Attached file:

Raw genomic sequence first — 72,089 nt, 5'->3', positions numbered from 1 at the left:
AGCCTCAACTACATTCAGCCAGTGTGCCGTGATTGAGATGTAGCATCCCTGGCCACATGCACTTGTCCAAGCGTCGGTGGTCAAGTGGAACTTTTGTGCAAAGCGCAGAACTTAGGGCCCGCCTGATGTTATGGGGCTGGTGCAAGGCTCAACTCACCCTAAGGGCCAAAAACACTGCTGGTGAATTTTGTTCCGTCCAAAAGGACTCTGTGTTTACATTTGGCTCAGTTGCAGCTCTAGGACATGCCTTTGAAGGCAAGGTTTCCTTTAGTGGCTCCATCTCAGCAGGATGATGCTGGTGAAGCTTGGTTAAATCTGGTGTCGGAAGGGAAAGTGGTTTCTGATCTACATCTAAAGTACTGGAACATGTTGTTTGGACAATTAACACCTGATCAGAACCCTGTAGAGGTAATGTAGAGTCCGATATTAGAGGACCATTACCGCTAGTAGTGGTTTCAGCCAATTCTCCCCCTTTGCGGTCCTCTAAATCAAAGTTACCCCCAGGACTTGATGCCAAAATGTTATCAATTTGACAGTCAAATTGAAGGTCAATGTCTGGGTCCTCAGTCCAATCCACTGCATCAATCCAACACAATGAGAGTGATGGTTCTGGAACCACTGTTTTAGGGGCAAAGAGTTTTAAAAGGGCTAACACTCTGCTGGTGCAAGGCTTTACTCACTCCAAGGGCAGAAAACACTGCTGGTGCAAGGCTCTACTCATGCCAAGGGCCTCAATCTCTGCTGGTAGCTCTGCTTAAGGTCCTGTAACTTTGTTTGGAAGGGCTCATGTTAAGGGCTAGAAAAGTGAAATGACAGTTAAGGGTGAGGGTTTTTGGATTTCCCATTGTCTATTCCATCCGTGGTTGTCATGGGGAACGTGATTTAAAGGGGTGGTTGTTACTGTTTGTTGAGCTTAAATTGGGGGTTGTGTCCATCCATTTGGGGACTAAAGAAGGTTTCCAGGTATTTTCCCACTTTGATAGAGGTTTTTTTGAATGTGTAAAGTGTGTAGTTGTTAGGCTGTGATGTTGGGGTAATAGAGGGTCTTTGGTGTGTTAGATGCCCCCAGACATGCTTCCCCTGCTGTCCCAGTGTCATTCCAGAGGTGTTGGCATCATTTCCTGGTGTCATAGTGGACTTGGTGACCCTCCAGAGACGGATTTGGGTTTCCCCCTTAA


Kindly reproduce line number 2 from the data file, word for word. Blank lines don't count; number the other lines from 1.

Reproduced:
AGCCTCAACTACATTCAGCCAGTGTGCCGTGATTGAGATGTAGCATCCCTGGCCACATGCACTTGTCCAAGCGTCGGTGGTCAAGTGGAACTTTTGTGCAAAGCGCAGAACTTAGGGCCCGCCTGATGTTATGGGGCTGGTGCAAGGCTCAACTCACCCTAAGGGCCAAAAACACTGCTGGTGAATTTTGTTCCGTCCAAAAGGACTCTGTGTTTACATTTGGCTCAGTTGCAGCTCTAGGACATGCCTTTGAAGGCAAGGTTTCCTTTAGTGGCTCCATCTCAGCAGGATGATGCTGGTGAAGCTTGGTTAAATCTGGTGTCGGAAGGGAAAGTGGTTTCTGATCTACATCTAAAGTACTGGAACATGTTGTTTGGACAATTAACACCTGATCAGAACCCTGTAGAGGTAATGTAGAGTCCGATATTAGAGGACCATTACCGCTAGTAGTGGTTTCAGCCAATTCTCCCCCTTTGCGGTCCTCTAAATCAAAGTTACCCCCAGGACTTGATGCCAAAATGTTATCAATTTGACAGTCAAATTGAAGGTCAATGTCTGGGTCCTCAGTCCAATCCACTGCATCAATCCAACACAATGAGAGTGATGGTTCTGGAACCACTGTTTTAGGGGCAAAGAGTTTTAAAAGGGCTAACACTCTGCTGGTGCAAGGCTTTACTCACTCCAAGGGCAGAAAACACTGCTGGTGCAAGGCTCTACTCATGCCAAGGGCCTCAATCTCTGCTGGTAGCTCTGCTTAAGGTCCTGTAACTTTGTTTGGAAGGGCTCATGTTAAGGGCTAGAAAAGTGAAATGACAGTTAAGGGTGAGGGTTTTTGGATTTCCCATTGTCTATTCCATCCGTGGTTGTCATGGGGAACGTGATTTAAAGGGGTGGTTGTTACTGTTTGTTGAGCTTAAATTGGGGGTTGTGTCCATCCATTTGGGGACTAAAGAAGGTTTCCAGGTATTTTCCCACTTTGATAGAGGTTTTTTTGAATGTGTAAAGTGTGTAGTTGTTAGGCTGTGATGTTGGGGTAATAGAGGGTCTTTGGTGTGTTAGATGCCCCCAGACATGCTTCCCCTGCTGTCCCAGTGTCATTCCAGAGGTGTTGGCATCATTTCCTGGTGTCATAGTGGACTTGGTGACCCTCCAGAGACGGATTTGGGTTTCCCCCTTAA